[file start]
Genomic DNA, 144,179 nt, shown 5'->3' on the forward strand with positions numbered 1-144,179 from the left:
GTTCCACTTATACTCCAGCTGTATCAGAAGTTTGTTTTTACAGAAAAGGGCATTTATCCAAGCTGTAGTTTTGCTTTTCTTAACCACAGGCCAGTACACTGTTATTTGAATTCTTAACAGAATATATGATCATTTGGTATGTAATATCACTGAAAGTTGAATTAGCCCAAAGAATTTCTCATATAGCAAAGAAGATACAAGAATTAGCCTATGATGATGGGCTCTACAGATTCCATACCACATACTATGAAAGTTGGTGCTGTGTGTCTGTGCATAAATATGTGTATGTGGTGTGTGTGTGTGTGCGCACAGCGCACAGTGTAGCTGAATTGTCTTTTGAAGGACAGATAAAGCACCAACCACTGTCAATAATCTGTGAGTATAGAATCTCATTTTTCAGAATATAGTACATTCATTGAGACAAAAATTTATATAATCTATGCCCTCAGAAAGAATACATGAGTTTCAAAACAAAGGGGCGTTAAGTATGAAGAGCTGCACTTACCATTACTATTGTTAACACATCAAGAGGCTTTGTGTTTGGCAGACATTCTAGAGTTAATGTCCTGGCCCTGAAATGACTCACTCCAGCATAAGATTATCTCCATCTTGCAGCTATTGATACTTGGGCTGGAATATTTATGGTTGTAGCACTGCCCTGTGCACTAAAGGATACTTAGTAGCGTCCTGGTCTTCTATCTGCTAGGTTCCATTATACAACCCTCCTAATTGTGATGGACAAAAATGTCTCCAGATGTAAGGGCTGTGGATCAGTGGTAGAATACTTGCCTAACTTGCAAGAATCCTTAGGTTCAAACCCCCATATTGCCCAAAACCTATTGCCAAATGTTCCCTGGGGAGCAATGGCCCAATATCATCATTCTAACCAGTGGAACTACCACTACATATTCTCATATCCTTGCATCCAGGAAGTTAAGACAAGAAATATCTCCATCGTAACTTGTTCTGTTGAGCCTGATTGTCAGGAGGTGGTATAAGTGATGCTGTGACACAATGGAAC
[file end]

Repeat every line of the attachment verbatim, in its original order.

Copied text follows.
Genomic DNA, 144,179 nt, shown 5'->3' on the forward strand with positions numbered 1-144,179 from the left:
GTTCCACTTATACTCCAGCTGTATCAGAAGTTTGTTTTTACAGAAAAGGGCATTTATCCAAGCTGTAGTTTTGCTTTTCTTAACCACAGGCCAGTACACTGTTATTTGAATTCTTAACAGAATATATGATCATTTGGTATGTAATATCACTGAAAGTTGAATTAGCCCAAAGAATTTCTCATATAGCAAAGAAGATACAAGAATTAGCCTATGATGATGGGCTCTACAGATTCCATACCACATACTATGAAAGTTGGTGCTGTGTGTCTGTGCATAAATATGTGTATGTGGTGTGTGTGTGTGTGCGCACAGCGCACAGTGTAGCTGAATTGTCTTTTGAAGGACAGATAAAGCACCAACCACTGTCAATAATCTGTGAGTATAGAATCTCATTTTTCAGAATATAGTACATTCATTGAGACAAAAATTTATATAATCTATGCCCTCAGAAAGAATACATGAGTTTCAAAACAAAGGGGCGTTAAGTATGAAGAGCTGCACTTACCATTACTATTGTTAACACATCAAGAGGCTTTGTGTTTGGCAGACATTCTAGAGTTAATGTCCTGGCCCTGAAATGACTCACTCCAGCATAAGATTATCTCCATCTTGCAGCTATTGATACTTGGGCTGGAATATTTATGGTTGTAGCACTGCCCTGTGCACTAAAGGATACTTAGTAGCGTCCTGGTCTTCTATCTGCTAGGTTCCATTATACAACCCTCCTAATTGTGATGGACAAAAATGTCTCCAGATGTAAGGGCTGTGGATCAGTGGTAGAATACTTGCCTAACTTGCAAGAATCCTTAGGTTCAAACCCCCATATTGCCCAAAACCTATTGCCAAATGTTCCCTGGGGAGCAATGGCCCAATATCATCATTCTAACCAGTGGAACTACCACTACATATTCTCATATCCTTGCATCCAGGAAGTTAAGACAAGAAATATCTCCATCGTAACTTGTTCTGTTGAGCCTGATTGTCAGGAGGTGGTATAAGTGATGCTGTGACACAATGGAAC